Photo via thewhiskeywash.com
If you’ve been to any bar anywhere ever in the US, there’s about a 95% chance there’s a bottle of Johnnie Walker Red on the shelf next to the Dewar’s and J&B. I’m not just about buying $100 15 yr old scotches on this blog, I’m here to try everything, give my honest opinion and let you decide if it’s something you want to try. Now that being said, the fact that the official Johnnie Walker site has a list of cocktails to make right after briefly going over the flavor notes of the Red Label is probably not a great sign that this is a great sipping whisky to enjoy on its own. What is impressive about the Johnnie Walker brand, is that even though it is the most widely distributed blended scotch whisky in the world the flavors continue to be consistent year after year for each of it’s different labels. Created in 1909, the Red Label is Johnnie Walker’s lowest priced bottle, and is a ‘non-age-stated blend’ of up to 30 different grains and malts. This means that it uses whiskies of all different ages to make it’s signature taste, and the exact recipe always changes so they don’t age any specific part for any specific amount of years. The Johnnie Walker site says that the Red label is “a combination of light whiskies from Scotland’s East Coast and more peaty whiskies from the West, expertly balanced to create an extraordinary depth of flavour.” It has been the best selling Scotch whisky in the world since 1945, but has primarily been used in mixed drinks.
Preparation: As with all scotches, the smell and first sip are “neat”; meaning no ice, water or any other mixer, just the whisky on its own. After that I added a little bit of water for subsequent sips, and finally to get the entire range of flavors, I added ice in the last few sips.
Smell: Initially I get a strong aroma of oak with some notes of butterscotch. You do an alcohol smell that is a little stronger than you would expect from a 40% ABV. There is also a little smoke aroma that likely comes from whatever heavy-peat malts went into the blend.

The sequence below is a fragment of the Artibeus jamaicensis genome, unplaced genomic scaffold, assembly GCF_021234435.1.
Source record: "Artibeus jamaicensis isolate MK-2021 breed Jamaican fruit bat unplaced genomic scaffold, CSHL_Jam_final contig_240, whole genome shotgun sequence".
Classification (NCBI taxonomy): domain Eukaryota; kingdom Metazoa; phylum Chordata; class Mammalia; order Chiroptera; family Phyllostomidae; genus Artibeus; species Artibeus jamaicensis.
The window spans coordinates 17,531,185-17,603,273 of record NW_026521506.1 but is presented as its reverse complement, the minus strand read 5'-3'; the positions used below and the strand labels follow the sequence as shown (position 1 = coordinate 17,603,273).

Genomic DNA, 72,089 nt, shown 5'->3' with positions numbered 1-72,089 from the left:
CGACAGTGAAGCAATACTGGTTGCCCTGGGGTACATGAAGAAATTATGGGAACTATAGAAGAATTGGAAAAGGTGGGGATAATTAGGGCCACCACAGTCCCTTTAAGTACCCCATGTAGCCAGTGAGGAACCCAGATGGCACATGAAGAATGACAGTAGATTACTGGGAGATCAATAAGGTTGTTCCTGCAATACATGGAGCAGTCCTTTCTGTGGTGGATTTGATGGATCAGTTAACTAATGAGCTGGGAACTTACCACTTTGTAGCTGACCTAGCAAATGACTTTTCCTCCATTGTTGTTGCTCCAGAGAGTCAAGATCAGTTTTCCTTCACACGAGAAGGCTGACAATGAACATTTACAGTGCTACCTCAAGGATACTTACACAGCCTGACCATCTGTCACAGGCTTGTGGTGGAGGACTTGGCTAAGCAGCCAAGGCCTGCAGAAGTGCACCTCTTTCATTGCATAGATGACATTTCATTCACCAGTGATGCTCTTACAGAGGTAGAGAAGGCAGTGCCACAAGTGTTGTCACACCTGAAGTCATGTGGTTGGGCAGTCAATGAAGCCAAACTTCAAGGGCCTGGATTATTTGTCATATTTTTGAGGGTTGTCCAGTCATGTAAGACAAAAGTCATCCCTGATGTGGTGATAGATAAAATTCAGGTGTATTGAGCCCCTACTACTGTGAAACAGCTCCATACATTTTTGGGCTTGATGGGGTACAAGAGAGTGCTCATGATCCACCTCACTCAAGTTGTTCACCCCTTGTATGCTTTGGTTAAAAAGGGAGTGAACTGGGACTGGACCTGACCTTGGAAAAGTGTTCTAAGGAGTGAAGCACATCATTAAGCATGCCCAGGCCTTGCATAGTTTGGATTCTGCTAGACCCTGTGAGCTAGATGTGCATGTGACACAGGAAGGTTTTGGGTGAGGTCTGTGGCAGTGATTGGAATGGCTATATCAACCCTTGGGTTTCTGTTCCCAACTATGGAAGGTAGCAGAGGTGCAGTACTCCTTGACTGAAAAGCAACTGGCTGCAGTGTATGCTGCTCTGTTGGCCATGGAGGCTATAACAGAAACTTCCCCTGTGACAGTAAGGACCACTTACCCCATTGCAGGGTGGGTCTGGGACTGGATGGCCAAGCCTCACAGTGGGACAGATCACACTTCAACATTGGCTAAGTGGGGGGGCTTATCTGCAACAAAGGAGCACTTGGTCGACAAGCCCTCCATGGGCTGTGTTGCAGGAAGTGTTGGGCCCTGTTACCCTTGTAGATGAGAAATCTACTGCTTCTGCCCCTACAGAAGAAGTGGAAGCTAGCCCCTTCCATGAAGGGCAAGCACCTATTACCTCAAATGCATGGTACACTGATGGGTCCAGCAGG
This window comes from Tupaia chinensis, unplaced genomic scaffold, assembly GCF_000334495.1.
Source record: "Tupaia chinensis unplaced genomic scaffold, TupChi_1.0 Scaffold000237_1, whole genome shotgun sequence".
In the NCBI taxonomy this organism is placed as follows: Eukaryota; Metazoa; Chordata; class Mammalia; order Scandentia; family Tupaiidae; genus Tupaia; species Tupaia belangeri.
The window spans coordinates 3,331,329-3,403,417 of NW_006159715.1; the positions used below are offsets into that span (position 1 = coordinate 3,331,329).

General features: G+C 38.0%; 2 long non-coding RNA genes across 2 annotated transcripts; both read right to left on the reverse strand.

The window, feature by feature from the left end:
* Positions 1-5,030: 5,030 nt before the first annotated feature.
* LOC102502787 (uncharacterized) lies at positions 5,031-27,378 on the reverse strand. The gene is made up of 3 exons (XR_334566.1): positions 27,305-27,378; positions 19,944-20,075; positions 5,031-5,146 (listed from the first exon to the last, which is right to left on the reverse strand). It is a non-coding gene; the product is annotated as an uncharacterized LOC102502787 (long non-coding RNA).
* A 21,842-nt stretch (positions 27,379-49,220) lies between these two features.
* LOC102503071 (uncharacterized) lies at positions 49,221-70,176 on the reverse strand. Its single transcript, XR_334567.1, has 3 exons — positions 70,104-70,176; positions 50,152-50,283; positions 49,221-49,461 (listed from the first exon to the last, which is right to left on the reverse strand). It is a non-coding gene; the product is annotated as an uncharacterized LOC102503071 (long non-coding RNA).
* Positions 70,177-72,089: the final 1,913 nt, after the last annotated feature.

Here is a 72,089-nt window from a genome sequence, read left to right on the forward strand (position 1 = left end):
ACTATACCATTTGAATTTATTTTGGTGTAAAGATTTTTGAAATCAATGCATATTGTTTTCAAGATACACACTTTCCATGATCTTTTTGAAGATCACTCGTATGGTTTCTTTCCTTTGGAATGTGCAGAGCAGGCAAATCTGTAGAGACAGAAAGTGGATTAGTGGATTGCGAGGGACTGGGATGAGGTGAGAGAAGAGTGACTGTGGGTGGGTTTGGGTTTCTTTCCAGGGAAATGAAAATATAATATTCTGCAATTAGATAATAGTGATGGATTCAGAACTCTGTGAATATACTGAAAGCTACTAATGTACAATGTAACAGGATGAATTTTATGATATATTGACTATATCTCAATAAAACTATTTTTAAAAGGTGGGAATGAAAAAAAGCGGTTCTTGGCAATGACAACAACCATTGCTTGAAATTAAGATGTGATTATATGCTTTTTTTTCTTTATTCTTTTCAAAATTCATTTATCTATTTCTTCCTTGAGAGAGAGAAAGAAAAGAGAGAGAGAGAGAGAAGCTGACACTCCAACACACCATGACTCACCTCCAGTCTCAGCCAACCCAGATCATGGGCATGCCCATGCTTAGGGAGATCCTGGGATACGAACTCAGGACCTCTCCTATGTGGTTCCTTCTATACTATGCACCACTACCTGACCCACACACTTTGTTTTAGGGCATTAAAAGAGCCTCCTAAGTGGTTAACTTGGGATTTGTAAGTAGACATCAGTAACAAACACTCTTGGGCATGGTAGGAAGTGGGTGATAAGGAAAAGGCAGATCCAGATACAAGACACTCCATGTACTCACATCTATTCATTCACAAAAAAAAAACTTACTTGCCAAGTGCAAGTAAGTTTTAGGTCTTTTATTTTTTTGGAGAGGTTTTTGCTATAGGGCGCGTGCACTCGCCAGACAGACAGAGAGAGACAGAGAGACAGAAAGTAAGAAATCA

Palate: The initial flavor is strong alcohol, but once you are used to it you’ll get some pleasant flavors of raisin, dried fruit and oak. The Red Label was more on the sweeter side than I anticipated, after smelling the oak and smoke initially, but that can be attributed to the blending just being stronger on the fruit side. I was actually surprised that there was not as much of a burn up front with this scotch, I expected it to be a little harsher with it’s low price point.
Finish: Here is where the smoke and burn starts to hit. It’s a thin finish, but you get the hints of smoke to go along with the alcohol burn that is to be expected in a $25 bottle of scotch.
With Ice: This is a scotch that improves with a little ice. It takes away the harshness of the burn and adds to the smokiness in the finish. I’d also have to agree with the website in that this scotch is even improved more with a little ginger ale or whatever your favorite lemon/lime soda may be.
Overall: Look, I didn’t go into this expecting to be blown away at the great value, but I also would absolutely keep a bottle of this on hand in my bar. The Red Label had surprising complexity for it’s low price, bringing both a sweetness and smokiness to a ‘not-too-harsh’ after taste. It is perfect for someone looking to dip a toe into the scotch drinking world, either over ice or with a couple of mixers so that they can experience what a smoky drink tastes like and get some experience looking for undertones and secondary flavors in their drinks.
Distiller: Johnnie Walker
Cask: Blended (Multiple)
Age: Multiple (Est 3-9yrs)